Let your agency consultant know if you think that any of your rights are not being honoured by the hirer, or if you feel that you have been discriminated against in some way.
To qualify for ‘equal treatment’ to a directly recruited employee, you must have worked for the same hirer for a minimum of 12 weeks. The Agency Workers Regulations describe this qualifying period as a clock. If you move to a substantially different role or to a different hirer, the ‘qualifying clock’ will reset to zero. The same is true if you have a break of more than six weeks while working for the hirer.
There are several circumstances in which the clock is ‘paused’ for various lengths of time, depending on the specific situation. Sickness absence, annual leave and being called for jury service are all circumstances which will pause the clock, as will a shutdown of the site (e.g. for Christmas), or any industrial action such as a strike.
The clock will keep ticking in the case of pregnancy or maternity-related absences, or statutory maternity, paternity or adoption leave.
Unlike employees, temporary workers are not automatically entitled to take time off for family bereavements, births or deaths, with the exception of maternity, paternity and adoption leave. If you need to ask for time off, send your request to your agency consultant and discuss it with them. It is likely that any time granted would be unpaid. Ultimately, it is up to you whether you want to take unpaid leave but this may involve quitting the assignment you’re working on. As long as you’re honest with your agency and hirer, taking family leave shouldn’t however affect any future assignments.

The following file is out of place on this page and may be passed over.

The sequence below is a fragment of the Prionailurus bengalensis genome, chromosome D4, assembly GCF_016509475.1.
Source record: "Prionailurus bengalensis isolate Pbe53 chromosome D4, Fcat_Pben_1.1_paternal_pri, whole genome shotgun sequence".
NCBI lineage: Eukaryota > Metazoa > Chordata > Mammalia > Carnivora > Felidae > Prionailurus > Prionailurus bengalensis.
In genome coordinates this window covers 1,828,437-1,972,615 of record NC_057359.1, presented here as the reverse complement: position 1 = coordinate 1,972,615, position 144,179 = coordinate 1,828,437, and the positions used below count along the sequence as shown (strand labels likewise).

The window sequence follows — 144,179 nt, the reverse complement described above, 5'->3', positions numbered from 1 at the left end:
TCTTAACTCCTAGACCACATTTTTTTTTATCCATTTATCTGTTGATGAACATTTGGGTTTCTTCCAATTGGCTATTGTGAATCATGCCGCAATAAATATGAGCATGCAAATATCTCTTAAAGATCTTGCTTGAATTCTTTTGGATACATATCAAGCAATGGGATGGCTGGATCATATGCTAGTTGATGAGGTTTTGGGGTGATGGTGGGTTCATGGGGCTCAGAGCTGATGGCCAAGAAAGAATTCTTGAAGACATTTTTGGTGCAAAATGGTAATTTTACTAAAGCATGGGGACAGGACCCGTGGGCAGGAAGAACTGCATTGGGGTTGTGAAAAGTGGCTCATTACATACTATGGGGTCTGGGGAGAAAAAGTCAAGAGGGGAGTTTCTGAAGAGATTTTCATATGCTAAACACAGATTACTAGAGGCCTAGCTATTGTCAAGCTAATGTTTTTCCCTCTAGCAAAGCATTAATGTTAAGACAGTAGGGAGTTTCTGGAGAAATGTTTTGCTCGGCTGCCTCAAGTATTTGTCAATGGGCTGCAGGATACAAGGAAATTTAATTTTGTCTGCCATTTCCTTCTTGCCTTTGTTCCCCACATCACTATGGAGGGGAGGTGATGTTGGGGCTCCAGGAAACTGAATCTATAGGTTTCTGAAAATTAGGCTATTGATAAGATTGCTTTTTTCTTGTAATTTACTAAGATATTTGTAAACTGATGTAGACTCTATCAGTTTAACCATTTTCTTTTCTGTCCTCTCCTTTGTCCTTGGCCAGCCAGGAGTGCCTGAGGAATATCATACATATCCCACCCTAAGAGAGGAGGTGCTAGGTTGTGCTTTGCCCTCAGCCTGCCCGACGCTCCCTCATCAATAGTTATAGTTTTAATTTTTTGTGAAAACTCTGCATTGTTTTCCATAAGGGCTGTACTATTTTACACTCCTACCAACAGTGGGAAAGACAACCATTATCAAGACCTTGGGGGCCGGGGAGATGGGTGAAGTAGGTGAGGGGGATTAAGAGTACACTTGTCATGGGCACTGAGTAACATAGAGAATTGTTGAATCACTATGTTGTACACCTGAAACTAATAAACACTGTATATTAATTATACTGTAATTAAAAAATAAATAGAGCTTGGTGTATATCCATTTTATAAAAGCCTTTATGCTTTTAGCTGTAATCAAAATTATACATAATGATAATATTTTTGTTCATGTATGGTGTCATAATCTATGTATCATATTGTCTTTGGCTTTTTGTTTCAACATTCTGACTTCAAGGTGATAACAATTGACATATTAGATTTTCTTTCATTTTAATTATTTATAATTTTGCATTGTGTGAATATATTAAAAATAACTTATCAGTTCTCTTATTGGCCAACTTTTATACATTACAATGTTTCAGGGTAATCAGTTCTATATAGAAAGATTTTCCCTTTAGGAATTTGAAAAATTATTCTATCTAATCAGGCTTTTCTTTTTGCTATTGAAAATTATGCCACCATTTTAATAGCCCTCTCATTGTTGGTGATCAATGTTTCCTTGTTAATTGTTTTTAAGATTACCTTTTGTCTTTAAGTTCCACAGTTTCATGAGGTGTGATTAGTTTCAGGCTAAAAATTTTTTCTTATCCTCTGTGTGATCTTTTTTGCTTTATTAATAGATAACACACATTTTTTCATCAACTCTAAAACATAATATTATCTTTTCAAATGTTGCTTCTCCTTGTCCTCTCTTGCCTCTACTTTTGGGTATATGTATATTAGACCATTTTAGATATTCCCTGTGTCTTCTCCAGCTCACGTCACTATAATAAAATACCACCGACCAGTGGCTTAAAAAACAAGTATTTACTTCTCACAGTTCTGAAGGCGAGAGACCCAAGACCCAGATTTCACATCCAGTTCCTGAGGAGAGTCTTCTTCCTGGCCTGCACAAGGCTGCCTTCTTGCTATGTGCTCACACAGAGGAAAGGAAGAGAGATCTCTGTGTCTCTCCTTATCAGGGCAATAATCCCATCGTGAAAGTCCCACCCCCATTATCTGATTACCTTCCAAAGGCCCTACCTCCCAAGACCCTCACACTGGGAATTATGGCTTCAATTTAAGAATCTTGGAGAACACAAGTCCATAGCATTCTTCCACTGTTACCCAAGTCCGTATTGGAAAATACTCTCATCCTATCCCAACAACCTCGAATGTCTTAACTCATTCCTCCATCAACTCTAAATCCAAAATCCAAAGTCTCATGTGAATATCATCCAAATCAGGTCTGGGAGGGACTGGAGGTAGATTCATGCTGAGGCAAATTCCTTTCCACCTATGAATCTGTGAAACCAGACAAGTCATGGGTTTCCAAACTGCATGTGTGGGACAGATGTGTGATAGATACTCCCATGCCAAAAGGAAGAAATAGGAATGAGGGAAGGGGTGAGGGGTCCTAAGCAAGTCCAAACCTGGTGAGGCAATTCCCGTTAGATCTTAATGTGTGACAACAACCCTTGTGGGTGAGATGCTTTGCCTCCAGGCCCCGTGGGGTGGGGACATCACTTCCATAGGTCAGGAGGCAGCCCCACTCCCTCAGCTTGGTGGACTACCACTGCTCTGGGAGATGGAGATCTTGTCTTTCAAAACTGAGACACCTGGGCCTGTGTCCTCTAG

When you start an assignment, your agency should give you details of any health and safety risks, and the measures that the hirer has put in place to mitigate these risks. The agency and the hirer are jointly responsible for ensuring that you have received all of the training you’ll need to do your job safely. Training for new starters might include any risks related to your specific role, and the health and safety procedures in place at the place of work. You should also be made aware of any fire safety and evacuation procedures.
You should be provided with any PPE that you require for the job, free-of-charge, such as gowns and face masks for clinical roles, or safety shoes and hard hats on a construction site.
Although temping roles offer less stability than permanent contracts, the Agency Workers Regulations offer many of the same protections that a permanent staff member would have. You’ll have access to certain basic protections from day one, as well as access to the company’s facilities. If you work for the hirer for 12 weeks or more, you’ll gain what the regulations refer to as ‘equal treatment’. This means that you’ll be able to take the same rest breaks and holiday as permanent staff, and you’ll be entitled to the same salary. Be aware that there are certain benefits which are left to the hirer’s discretion, such as profit-sharing schemes, company cars or reduced membership of an offsite gym.
If you’re unsure what your rights are, ask your consultant and make sure that they’re included in your written statement. Take a look at our other temping articles to find out more.